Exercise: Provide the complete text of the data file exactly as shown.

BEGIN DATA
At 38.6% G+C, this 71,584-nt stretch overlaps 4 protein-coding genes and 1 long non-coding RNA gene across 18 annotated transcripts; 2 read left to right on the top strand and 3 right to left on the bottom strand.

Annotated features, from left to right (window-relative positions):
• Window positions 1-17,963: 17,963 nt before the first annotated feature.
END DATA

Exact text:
At 38.6% G+C, this 71,584-nt stretch overlaps 4 protein-coding genes and 1 long non-coding RNA gene across 18 annotated transcripts; 2 read left to right on the top strand and 3 right to left on the bottom strand.

Annotated features, from left to right (window-relative positions):
• Window positions 1-17,963: 17,963 nt before the first annotated feature.